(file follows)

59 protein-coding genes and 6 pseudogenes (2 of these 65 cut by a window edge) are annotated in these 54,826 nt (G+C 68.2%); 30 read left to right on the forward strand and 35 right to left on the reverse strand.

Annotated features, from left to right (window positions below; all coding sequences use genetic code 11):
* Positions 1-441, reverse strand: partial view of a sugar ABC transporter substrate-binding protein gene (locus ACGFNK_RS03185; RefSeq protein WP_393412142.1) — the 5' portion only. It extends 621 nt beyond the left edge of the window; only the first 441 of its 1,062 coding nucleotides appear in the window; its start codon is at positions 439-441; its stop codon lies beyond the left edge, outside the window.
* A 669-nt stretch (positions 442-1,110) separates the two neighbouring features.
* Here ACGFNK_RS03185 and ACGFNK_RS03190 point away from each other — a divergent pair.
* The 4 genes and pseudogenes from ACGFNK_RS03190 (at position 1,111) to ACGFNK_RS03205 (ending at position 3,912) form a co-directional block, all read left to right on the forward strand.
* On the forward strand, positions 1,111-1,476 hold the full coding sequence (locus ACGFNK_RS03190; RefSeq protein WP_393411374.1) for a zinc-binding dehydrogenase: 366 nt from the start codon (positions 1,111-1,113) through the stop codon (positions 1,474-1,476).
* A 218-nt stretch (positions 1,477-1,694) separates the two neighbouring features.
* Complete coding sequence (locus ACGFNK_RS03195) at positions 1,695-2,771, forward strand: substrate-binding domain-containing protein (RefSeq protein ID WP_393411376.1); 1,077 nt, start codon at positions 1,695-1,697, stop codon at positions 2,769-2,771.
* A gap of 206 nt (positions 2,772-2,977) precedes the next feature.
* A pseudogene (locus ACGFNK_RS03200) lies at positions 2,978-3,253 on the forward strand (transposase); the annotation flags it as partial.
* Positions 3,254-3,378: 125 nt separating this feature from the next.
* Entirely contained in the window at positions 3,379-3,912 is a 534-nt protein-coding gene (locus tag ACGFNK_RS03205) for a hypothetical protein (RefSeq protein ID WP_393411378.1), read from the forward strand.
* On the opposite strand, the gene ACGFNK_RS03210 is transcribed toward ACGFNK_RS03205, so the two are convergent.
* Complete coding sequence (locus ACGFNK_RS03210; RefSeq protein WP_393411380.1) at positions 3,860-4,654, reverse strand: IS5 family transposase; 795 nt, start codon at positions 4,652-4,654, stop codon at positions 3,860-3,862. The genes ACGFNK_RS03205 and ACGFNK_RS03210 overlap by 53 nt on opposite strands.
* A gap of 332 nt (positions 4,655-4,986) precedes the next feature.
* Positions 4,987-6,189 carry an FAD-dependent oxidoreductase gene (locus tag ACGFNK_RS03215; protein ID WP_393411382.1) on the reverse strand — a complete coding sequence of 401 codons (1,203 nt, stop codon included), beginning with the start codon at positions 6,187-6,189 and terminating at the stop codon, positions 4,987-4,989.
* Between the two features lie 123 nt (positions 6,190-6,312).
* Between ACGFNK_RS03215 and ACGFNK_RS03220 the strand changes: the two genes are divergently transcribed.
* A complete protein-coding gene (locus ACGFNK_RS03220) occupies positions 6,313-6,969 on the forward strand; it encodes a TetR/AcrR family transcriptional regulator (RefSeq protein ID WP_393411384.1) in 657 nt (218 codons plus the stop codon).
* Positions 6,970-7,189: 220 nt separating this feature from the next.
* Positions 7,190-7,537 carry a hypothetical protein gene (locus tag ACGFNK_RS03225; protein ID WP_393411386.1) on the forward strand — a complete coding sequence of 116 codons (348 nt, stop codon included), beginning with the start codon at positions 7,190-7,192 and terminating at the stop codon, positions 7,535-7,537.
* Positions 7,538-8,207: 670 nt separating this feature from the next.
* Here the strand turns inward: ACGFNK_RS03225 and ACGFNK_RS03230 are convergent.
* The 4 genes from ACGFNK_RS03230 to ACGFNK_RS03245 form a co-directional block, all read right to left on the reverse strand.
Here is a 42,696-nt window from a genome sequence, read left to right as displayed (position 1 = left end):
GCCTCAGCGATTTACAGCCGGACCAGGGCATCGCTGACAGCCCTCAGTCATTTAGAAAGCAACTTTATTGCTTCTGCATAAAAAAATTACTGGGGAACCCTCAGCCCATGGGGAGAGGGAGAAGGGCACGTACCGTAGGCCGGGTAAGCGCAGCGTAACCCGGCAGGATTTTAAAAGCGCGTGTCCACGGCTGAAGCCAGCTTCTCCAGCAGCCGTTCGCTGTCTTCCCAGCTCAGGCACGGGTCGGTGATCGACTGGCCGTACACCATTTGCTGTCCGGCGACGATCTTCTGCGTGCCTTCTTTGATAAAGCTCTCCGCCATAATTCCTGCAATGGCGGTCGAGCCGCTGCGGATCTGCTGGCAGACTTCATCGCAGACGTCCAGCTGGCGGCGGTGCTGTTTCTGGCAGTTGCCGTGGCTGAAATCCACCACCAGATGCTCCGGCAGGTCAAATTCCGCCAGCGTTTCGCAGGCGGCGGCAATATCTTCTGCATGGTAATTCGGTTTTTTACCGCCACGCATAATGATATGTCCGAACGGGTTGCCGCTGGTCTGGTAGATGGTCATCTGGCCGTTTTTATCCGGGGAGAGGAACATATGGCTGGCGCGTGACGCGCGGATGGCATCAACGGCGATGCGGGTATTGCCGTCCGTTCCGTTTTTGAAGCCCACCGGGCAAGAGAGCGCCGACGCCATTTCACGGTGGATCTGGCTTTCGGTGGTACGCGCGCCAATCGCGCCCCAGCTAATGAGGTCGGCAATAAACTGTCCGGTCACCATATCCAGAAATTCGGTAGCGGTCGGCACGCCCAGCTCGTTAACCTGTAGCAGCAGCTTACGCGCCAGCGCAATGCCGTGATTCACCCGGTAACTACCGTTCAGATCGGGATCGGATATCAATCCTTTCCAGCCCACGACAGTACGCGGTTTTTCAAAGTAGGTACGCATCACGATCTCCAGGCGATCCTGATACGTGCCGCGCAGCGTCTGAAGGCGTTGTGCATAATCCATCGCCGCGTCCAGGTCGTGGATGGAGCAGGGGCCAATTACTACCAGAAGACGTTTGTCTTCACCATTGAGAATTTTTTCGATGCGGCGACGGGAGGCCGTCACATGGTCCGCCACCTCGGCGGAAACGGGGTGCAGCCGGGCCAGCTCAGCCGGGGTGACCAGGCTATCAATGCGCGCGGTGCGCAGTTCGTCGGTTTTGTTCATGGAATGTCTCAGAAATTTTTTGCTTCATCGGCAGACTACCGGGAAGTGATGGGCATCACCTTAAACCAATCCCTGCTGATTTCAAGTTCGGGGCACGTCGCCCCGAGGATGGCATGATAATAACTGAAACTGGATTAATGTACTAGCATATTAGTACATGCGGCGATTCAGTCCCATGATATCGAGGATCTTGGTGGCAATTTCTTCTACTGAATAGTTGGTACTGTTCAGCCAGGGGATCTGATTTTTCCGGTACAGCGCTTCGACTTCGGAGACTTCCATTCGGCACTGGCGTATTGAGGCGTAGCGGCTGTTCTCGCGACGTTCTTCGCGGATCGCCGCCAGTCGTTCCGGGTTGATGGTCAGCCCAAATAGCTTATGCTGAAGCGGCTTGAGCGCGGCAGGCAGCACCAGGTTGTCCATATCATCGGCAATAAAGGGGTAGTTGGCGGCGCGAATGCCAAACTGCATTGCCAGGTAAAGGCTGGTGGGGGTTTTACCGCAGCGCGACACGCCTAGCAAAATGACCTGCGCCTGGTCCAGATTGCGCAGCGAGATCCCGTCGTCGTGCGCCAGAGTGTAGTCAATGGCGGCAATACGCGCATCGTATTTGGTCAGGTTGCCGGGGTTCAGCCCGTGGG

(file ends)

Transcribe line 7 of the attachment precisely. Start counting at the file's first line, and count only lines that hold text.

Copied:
* On the forward strand, positions 1,111-1,476 hold the full coding sequence (locus ACGFNK_RS03190; RefSeq protein WP_393411374.1) for a zinc-binding dehydrogenase: 366 nt from the start codon (positions 1,111-1,113) through the stop codon (positions 1,474-1,476).